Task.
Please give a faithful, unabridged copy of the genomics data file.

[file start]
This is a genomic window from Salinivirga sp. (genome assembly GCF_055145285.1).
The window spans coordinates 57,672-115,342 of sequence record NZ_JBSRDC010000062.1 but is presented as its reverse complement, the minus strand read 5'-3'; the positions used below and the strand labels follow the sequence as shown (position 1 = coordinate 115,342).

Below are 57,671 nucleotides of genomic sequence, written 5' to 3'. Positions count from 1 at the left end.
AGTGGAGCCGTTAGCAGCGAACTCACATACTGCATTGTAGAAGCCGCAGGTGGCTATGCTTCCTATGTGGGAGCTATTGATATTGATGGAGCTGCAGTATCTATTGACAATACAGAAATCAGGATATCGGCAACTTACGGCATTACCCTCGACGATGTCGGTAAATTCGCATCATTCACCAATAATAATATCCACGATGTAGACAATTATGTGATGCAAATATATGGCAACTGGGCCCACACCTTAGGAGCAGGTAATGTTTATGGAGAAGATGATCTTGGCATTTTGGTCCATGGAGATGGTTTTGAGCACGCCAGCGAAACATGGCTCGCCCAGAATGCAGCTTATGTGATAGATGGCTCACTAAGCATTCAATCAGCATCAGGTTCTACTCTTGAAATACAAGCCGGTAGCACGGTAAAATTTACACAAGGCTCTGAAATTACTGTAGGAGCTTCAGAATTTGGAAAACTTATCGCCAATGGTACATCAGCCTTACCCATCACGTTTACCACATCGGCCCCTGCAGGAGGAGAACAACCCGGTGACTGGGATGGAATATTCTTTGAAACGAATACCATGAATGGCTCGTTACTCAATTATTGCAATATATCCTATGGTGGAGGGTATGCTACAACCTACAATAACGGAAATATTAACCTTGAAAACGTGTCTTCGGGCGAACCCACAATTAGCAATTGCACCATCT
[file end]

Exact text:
This is a genomic window from Salinivirga sp. (genome assembly GCF_055145285.1).
The window spans coordinates 57,672-115,342 of sequence record NZ_JBSRDC010000062.1 but is presented as its reverse complement, the minus strand read 5'-3'; the positions used below and the strand labels follow the sequence as shown (position 1 = coordinate 115,342).

Below are 57,671 nucleotides of genomic sequence, written 5' to 3'. Positions count from 1 at the left end.
AGTGGAGCCGTTAGCAGCGAACTCACATACTGCATTGTAGAAGCCGCAGGTGGCTATGCTTCCTATGTGGGAGCTATTGATATTGATGGAGCTGCAGTATCTATTGACAATACAGAAATCAGGATATCGGCAACTTACGGCATTACCCTCGACGATGTCGGTAAATTCGCATCATTCACCAATAATAATATCCACGATGTAGACAATTATGTGATGCAAATATATGGCAACTGGGCCCACACCTTAGGAGCAGGTAATGTTTATGGAGAAGATGATCTTGGCATTTTGGTCCATGGAGATGGTTTTGAGCACGCCAGCGAAACATGGCTCGCCCAGAATGCAGCTTATGTGATAGATGGCTCACTAAGCATTCAATCAGCATCAGGTTCTACTCTTGAAATACAAGCCGGTAGCACGGTAAAATTTACACAAGGCTCTGAAATTACTGTAGGAGCTTCAGAATTTGGAAAACTTATCGCCAATGGTACATCAGCCTTACCCATCACGTTTACCACATCGGCCCCTGCAGGAGGAGAACAACCCGGTGACTGGGATGGAATATTCTTTGAAACGAATACCATGAATGGCTCGTTACTCAATTATTGCAATATATCCTATGGTGGAGGGTATGCTACAACCTACAATAACGGAAATATTAACCTTGAAAACGTGTCTTCGGGCGAACCCACAATTAGCAATTGCACCATCT